|Election time in Kurdistan|
I can't believe it's been over two months since I last posted a blog. So much has happened -- and with each event, I vowed to report it but there was always the next thing to do. So I'll try to remember everything now. First, in early September, electioneering in Kurdistan began and the countryside blossomed with flags, banners, candidates' pictures and more. Unlike in the US where election campaigns seem to go on endlessly, in Kurdistan (like the United Kingdom for example), there is a very short period of time for trying to persuade voters, but what people lack in time is made up with enthusiasm.
|The sign of having voted|
Each party here has its own color: Goran Party is blue, PUK (Patriotic Union of Kurdistan) is green, KDP (Kurdistan Democratic Party) is yellow, Communist Party is red and Islamic Parties are brown. Nightly, people would ride in trucks, cars and SUVs honking, shouting out windows and waving flags -- and regrettably, guns. Unfortunately two people were killed in Sulaimaniya; I'm not sure it was entirely deliberate because a popular way of celebrating here (and elsewhere) is shooting guns in the air and bullets often go astray.
|Prime Minister Nechirvan Barzani (KDP)|
Even though democracy may not be perfect in Kurdistan as elsewhere (for example, the KDP-controlled Parliament voted this summer to extend for two years the term of President Massoud Barzani -- not to be confused with Prime Minister Nechirvan Barzani), it's thrilling to think that 10 years ago there was no democracy here but now people are exercising this new-found right and having an impact. For example, PUK (founded and led by Jalal Talibani, now President of Iraq) has always been Kurdistan's second most popular party after the KDP (initially led by Mustafa Barzani, President Barazani's father); but in September's election, Goran (which means "change") received more votes than PUK.
|Qubad Talibani (on left)|
The second Eid holiday of the year, Eid al Adha, came and went in mid-October much to the dismay of sheep around the region. Eid al Adha marks Abraham's willingness to sacrifice his first-born son, Ishmael, to God before God intervened and gave Abraham a lamb to sacrifice instead. So it is common here to slaughter a lamb to celebrate this holiday. Eid al Adha celebrations start at the same time as the annual Hajj in Mecca. Making the Hajj -- or pilgrimage -- to Mecca is the fifth pillar of Islam, a religious duty that must be done at least once in a lifetime by every able-bodied Muslim who can afford to do it.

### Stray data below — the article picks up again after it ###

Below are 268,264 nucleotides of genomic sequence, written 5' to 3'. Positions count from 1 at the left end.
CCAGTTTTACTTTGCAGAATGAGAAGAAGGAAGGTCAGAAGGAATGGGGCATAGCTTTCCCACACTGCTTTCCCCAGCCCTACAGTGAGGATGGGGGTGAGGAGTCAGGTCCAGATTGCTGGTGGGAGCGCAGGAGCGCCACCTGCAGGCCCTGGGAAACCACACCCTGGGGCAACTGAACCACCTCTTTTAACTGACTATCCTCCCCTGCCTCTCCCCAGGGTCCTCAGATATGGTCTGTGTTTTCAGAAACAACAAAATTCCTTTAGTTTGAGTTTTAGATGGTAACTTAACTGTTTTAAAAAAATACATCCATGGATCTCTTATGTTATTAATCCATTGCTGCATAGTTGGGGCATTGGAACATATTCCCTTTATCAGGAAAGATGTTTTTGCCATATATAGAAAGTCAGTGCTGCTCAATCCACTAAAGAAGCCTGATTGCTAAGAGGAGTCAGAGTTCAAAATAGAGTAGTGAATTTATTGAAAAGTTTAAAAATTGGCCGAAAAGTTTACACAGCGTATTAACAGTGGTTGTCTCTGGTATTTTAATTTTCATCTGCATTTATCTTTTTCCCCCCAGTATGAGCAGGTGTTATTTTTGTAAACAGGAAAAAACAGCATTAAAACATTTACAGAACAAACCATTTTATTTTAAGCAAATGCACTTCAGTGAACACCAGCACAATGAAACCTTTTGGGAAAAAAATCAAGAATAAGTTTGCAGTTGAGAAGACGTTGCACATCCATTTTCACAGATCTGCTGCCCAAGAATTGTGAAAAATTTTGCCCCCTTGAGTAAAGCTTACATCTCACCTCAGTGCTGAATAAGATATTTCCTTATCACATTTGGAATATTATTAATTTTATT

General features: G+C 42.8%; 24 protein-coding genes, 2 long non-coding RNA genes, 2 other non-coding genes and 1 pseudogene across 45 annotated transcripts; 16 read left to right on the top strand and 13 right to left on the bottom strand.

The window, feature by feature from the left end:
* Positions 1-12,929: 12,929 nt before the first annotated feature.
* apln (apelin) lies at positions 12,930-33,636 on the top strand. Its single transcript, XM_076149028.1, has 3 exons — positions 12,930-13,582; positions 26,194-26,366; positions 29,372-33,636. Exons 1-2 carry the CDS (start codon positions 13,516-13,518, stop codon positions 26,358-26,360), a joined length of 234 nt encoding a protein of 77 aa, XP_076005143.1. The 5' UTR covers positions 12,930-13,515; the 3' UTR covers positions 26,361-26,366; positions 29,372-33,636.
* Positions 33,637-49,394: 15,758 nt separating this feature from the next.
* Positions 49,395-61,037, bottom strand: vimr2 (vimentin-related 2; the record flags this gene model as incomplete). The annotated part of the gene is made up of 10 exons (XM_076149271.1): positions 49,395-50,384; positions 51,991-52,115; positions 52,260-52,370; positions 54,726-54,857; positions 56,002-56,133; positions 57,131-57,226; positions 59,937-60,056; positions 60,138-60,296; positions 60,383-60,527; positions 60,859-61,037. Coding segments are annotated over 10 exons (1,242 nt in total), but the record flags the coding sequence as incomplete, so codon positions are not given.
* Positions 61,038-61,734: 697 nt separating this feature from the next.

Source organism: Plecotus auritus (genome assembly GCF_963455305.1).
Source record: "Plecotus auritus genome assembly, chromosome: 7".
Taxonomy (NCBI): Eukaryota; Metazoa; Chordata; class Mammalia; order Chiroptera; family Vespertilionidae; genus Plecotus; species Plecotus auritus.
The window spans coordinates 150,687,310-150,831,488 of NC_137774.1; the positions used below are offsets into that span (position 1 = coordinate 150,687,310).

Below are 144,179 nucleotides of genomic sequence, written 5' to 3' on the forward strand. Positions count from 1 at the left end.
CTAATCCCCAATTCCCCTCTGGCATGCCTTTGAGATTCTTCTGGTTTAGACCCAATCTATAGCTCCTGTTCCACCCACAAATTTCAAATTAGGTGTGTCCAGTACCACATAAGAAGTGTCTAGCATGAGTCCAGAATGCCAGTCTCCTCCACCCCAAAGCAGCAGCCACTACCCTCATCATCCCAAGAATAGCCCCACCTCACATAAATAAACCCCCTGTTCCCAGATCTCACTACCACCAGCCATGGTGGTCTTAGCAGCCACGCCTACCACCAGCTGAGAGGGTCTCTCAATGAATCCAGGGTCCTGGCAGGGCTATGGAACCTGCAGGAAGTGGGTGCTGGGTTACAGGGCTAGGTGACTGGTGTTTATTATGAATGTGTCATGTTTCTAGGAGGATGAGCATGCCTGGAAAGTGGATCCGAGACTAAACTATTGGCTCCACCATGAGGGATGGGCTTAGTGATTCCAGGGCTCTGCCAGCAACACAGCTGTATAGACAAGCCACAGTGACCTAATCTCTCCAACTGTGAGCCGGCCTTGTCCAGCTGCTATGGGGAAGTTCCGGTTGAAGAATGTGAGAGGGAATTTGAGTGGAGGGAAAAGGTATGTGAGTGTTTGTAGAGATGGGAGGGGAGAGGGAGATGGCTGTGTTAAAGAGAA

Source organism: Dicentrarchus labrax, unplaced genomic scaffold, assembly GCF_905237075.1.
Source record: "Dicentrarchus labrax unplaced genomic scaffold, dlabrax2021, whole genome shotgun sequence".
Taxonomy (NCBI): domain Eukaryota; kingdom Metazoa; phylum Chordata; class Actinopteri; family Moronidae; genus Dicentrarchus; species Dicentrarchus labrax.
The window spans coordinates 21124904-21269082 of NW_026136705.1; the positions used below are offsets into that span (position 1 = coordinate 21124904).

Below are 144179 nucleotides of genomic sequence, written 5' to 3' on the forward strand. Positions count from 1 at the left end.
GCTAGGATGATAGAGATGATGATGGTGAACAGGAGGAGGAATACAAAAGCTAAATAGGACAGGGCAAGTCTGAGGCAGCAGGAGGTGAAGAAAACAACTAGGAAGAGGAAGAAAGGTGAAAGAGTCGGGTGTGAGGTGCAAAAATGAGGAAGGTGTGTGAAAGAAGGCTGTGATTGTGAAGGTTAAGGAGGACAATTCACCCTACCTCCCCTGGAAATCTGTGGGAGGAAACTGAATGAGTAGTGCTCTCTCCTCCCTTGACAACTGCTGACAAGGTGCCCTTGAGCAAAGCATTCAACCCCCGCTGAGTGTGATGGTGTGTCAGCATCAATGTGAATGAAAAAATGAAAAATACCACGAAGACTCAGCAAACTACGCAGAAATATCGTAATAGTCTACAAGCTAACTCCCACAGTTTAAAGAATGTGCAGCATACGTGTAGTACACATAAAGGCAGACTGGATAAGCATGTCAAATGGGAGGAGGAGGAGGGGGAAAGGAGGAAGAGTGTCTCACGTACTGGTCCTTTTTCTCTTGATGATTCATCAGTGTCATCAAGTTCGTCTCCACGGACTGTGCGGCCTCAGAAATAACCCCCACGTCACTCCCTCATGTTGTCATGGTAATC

|Eid al Adha is not a lamb's favorite holiday|
At the end of September, our office held its first staff retreat in over two years. The weather this time of year is perfect and there was lots of eating and dancing -- Kurdish staples -- as well as hiking to an ancient Assyrian stone carving thousands of years old. And to think we almost missed it! After more than half an hour of hard climbing and just as we had turned around to hike back to the van thinking we had come the wrong way, I looked up and there it was.
Fall (along with spring) is a time for picnics and some of the many of the visitors to Kurdistan from the US that we've had the last couple months were able to experience this wonderful event. Others were taken to different parts of the countryside to see what a beautiful country this is. The weather -- mild during the day, cool in the evenings -- will soon change (to rainy and cold) so you have to take advantage of it.
On a more somber note, on the same day as our staff retreat, the headquarters of the security forces (Asaish) in Erbil was attacked and several security members were killed. Al Qaeda offshoot, the Islamic State in Iraq and Syria (ISIS), claimed responsibility for this attack, the first in of its type in Kurdistan in six years. However, despite Al Qaeda rhetoric, security experts do not see this as the start of a time of insecurity. As one commentator pointed out, "Kurdish parties share one major enemy: anyone who attacks the nation they have fought for long and hard." On this Kurdistan's parties -- regardless of politics, elections and other differences -- and the Kurdish people remain united.